We gave snippets previously of Fethullah Gülen’s appalling views on Jews, women, and the U.S from the mid-1990s. We also mentioned that Gülen has never come to grips or apologized for these views, even though he presents himself as a moderate religious leader interested in promoting inter-faith dialog.
The Gülen movement responded to our post by promptly removing the offensive entries from Gülen’s web site, without any explanation (see update at the bottom of the post). This demonstrates yet again the movement’s modus operandi: when caught in the act, alter the facts. We have observed this pattern of behavior repeatedly.
In this post, we want to examine briefly Gülen’s views on the relationships between faiths, and in particular his views on the “Clash of Civilizations.” Here too Gülen has undergone a dramatic change following his move to the U.S., a transformation which neither he nor his followers have acknowledged or attempted to explain.
Today Gülen is known for his strident opposition to the clash-of-civilizations thesis, and for his emphasis on harmony and dialog among the faiths. As Richard Penaskovic, a professor at Auburn University, has written in a paper titled “M. Fethullah Gülen’s Response to the ‘Clash of Civilization Thesis,” Gülen stresses “the commonalities between the world religions, rather than past polemics and historical differences.” Unlike Huntington, who talked about future conflict, Gülen propounds the view that education “can avert any clash of civilizations.” In the words of Penaskovic:
“Where Huntington sees conflict, Gülen sees peace. Where Huntington has a decidedly pessimistic view of the relationship between Islam and the West, Gülen speaks of hope and optimism.”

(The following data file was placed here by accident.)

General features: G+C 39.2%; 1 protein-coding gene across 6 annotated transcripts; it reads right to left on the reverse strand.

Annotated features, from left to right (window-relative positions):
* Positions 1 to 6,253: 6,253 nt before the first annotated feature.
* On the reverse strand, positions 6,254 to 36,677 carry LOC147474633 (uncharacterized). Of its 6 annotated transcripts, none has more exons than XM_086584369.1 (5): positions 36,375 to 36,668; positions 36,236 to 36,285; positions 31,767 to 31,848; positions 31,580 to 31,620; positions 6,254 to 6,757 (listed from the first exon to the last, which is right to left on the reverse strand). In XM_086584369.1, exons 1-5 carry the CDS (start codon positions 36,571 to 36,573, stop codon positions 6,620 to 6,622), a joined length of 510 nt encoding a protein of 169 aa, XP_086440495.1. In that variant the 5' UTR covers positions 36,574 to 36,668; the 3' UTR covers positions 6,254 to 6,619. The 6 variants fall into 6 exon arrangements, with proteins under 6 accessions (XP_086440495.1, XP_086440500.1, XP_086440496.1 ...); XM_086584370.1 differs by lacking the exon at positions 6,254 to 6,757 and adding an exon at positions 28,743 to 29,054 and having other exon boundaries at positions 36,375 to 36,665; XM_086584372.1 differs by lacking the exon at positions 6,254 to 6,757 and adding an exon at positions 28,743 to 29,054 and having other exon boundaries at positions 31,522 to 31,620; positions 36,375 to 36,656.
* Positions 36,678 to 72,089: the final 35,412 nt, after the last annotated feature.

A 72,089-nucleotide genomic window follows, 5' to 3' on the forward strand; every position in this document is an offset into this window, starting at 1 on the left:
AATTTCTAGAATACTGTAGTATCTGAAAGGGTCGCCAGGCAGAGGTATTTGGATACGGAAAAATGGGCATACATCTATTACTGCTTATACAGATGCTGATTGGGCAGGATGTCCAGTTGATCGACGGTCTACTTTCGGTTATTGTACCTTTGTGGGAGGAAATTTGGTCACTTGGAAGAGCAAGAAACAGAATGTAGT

(Penaskovic’s paper was delivered at a Gülen-sponsored conference in 2009.)
Gülen’s publications during the 1990s and earlier offer a starkly different perspective on the relationship between Islam and other religions. In those writings, the West and Christianity are presented as the arch-enemy of Islam, and their decay and ultimate downfall are described in no uncertain terms. The future is portrayed not as one of peace and harmony among the major faiths, but as one in which Islam absorbs other faiths and takes over.
In his worldview circa mid-1990s (as expressed in early volumes of Fasıldan Fasıla and Asrın Getirdiği Tereddütler), non-believers were the eternal enemy of Islam. Even though they may be divided amongst themselves, Christians and Jews were always united in their hatred of Islam and have always made common cause against it. “The infidels are all heathens of a different cause. And their totems are different too. But all bear a ruthless grudge against Islam.”
A frequent theme throughout his writings was that the Christian Crusades against Islam are a permanent feature of history: “Just as Europe has sustained its thought of Crusades with invasion, occupation, and colonialism until the First World War,” he wrote, “these days it sustains the same struggle with even more nefarious means.” Or this:
“The anti-Islam enmity, in which certain freemasons and Crusaders have made common cause and continues to our day, has its source all the way back in those days of Medina when the first seeds of the Islamic state were sown. Islam’s struggle with all kinds of erroneous and perverted doctrines and its fight to regain for man his lost honor caused a stir among certain religious officials and those claiming attachments to the church and synagogue, alongside idolaters. From that day to the present, the blood of these kinds of trouble-makers – even if under different names and designations – has been flooding over Islam’s chest.”